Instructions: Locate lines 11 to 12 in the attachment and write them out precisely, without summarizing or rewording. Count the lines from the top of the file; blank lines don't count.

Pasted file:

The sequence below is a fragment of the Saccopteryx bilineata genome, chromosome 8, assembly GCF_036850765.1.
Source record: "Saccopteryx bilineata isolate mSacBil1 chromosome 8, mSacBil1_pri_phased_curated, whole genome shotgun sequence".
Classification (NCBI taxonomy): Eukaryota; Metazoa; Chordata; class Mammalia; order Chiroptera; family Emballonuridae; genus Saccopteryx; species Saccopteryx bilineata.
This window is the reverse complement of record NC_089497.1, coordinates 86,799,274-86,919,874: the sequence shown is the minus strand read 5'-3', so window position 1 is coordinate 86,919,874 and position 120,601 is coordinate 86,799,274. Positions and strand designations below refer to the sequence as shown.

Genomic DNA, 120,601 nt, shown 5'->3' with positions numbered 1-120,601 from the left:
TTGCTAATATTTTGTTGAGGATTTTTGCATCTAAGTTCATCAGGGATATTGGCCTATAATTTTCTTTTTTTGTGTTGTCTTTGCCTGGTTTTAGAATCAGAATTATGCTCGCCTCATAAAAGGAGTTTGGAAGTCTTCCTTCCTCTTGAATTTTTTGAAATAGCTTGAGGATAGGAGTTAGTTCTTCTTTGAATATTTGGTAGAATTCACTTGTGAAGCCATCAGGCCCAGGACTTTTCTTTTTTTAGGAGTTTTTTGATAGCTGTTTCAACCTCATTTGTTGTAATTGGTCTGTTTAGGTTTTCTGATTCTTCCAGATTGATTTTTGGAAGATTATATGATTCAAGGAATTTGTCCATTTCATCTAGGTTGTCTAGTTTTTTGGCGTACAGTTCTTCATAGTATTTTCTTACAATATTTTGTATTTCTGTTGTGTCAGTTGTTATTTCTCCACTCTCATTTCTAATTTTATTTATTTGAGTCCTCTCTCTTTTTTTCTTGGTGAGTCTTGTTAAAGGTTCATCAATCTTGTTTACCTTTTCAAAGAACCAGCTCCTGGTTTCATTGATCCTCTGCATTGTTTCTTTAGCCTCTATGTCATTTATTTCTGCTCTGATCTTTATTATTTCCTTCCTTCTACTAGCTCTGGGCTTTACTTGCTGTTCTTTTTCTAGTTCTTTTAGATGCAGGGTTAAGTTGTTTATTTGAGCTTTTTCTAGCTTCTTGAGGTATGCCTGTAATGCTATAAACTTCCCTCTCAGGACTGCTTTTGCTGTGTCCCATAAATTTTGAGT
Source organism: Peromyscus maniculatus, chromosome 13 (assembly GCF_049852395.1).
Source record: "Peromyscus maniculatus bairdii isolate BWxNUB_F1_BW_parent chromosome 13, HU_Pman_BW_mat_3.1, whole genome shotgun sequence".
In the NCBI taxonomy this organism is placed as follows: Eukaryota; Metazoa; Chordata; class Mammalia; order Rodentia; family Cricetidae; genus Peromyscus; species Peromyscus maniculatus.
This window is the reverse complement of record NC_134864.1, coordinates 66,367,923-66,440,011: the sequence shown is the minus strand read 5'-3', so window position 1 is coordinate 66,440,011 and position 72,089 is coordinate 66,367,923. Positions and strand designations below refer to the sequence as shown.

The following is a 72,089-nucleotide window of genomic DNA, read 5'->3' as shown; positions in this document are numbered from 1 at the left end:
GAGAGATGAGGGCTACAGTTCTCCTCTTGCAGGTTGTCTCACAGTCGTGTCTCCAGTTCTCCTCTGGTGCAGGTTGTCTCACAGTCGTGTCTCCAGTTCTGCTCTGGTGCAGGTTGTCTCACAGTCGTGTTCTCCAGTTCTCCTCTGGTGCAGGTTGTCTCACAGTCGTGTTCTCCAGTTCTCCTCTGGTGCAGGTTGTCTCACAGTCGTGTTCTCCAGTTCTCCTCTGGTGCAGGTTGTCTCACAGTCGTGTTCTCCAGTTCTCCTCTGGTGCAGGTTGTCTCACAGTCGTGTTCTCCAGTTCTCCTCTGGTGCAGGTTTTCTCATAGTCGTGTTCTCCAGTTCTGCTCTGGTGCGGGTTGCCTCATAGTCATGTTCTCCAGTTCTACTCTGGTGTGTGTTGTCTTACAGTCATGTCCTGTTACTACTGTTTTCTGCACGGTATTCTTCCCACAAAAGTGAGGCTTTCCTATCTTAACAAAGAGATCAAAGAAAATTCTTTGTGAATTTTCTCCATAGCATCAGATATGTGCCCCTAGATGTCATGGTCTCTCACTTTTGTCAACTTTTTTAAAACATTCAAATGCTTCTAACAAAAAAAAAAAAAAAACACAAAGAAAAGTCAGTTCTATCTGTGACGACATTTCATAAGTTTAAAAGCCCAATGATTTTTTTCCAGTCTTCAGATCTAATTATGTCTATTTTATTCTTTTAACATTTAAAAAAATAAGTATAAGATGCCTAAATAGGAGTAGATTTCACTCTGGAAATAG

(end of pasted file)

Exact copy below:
The following is a 72,089-nucleotide window of genomic DNA, read 5'->3' as shown; positions in this document are numbered from 1 at the left end:
GAGAGATGAGGGCTACAGTTCTCCTCTTGCAGGTTGTCTCACAGTCGTGTCTCCAGTTCTCCTCTGGTGCAGGTTGTCTCACAGTCGTGTCTCCAGTTCTGCTCTGGTGCAGGTTGTCTCACAGTCGTGTTCTCCAGTTCTCCTCTGGTGCAGGTTGTCTCACAGTCGTGTTCTCCAGTTCTCCTCTGGTGCAGGTTGTCTCACAGTCGTGTTCTCCAGTTCTCCTCTGGTGCAGGTTGTCTCACAGTCGTGTTCTCCAGTTCTCCTCTGGTGCAGGTTGTCTCACAGTCGTGTTCTCCAGTTCTCCTCTGGTGCAGGTTTTCTCATAGTCGTGTTCTCCAGTTCTGCTCTGGTGCGGGTTGCCTCATAGTCATGTTCTCCAGTTCTACTCTGGTGTGTGTTGTCTTACAGTCATGTCCTGTTACTACTGTTTTCTGCACGGTATTCTTCCCACAAAAGTGAGGCTTTCCTATCTTAACAAAGAGATCAAAGAAAATTCTTTGTGAATTTTCTCCATAGCATCAGATATGTGCCCCTAGATGTCATGGTCTCTCACTTTTGTCAACTTTTTTAAAACATTCAAATGCTTCTAACAAAAAAAAAAAAAAAACACAAAGAAAAGTCAGTTCTATCTGTGACGACATTTCATAAGTTTAAAAGCCCAATGATTTTTTTCCAGTCTTCAGATCTAATTATGTCTATTTTATTCTTTTAACATTTAAAAAAATAAGTATAAGATGCCTAAATAGGAGTAGATTTCACTCTGGAAATAG